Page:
Archbishop Mark Coleridge preached this homily at Easter Sunday Mass at The Cathedral of St Stephen, 21 April 2019
In recent days fire has been much on our minds and before our eyes – never more so than at this Easter time when we light the new fire, as we did last night. Fire is deeply mysterious and potent – in its capacity both to create and to destroy. No wonder they thought in other times that it came from heaven – and even in Greek mythology that Prometheus had stolen it from heaven. For this trespass, we are told, Prometheus was sentenced to endless torment: he was bound to a rock and each day an eagle would come to feed on his liver, which would then grow back overnight to be eaten again the next day. So much for the thief of fire from heaven; so much for the price of human trespass.
Human beings through the ages have even worshipped fire, seeing it not just as something from heaven but a power which actually contains the divine. Even today there are groups who worship fire. Dim traces of this are found even in our own culture where we light eternal flames in shrines that look like temples, as we’ll see on Anzac Day.
Here today we don’t steal fire from heaven nor do we worship it. But we do receive fire as a gift. There’s no need to steal, because the God we worship is an extravagant gift-giver and wants to share with us the fire that none can extinguish, the light no darkness can dispel. There’s nothing promethean about what we do this morning, no hint of trespass in our celebration. We don’t storm heaven; God in fact storms earth, bursting from the tomb as the fire of life. God trespasses gloriously into a dark world.
The fire of God has power both to destroy and to create. The inferno of Notre-Dame showed dramatically the destructive power of fire and our frailty before its force. But from day to day we also see the creative power of fire – to provide warmth and prepare food, to give light, to purify and to heal.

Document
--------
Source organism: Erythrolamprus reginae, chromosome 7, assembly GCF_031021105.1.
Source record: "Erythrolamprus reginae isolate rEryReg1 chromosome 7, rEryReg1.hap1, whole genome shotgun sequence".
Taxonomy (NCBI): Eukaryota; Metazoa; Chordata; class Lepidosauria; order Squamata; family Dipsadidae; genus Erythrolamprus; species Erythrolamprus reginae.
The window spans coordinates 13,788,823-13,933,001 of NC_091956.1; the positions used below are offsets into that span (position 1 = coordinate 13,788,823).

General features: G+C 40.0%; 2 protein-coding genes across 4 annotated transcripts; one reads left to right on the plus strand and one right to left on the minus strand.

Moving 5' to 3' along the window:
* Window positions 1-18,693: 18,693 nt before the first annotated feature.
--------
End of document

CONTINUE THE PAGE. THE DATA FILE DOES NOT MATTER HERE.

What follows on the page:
No wonder it stands as the prime symbol of the Holy Spirit who raised Jesus from the dead. In the darkness of the tomb, there’s a corpse which, left to itself, can only decompose. But into that corpse the Holy Spirit is breathed. The breath of God enters the corpse, the fire of God enters the darkness – and Jesus walks from the tomb, radiantly alive as never before, entering a new dimension of being in which he has a body, unmistakably, but a body now unconstrained by space and time and a body coming to meet us as he met the women on that first Easter morning.
Like fire, he comes to destroy. In dying, Jesus descended into hell we say – and in that descent he destroyed hell’s power, the power of all the hells of this world. He destroys all that destroys the human being, all that turns us into corpses, lining up among the living dead. War, starvation, poverty, slavery, abuse but also anger, fear, resentment, depression, addiction – and so on the list could go. Just as Pharaoh and his army were drowned in the Red Sea, so all these, our pursuers, are burned today by a fire that nothing can extinguish. Of that consuming fire, a small flame flickers, the flame of this Easter candle – a humble flame, fragile but strong enough to dispel every darkness.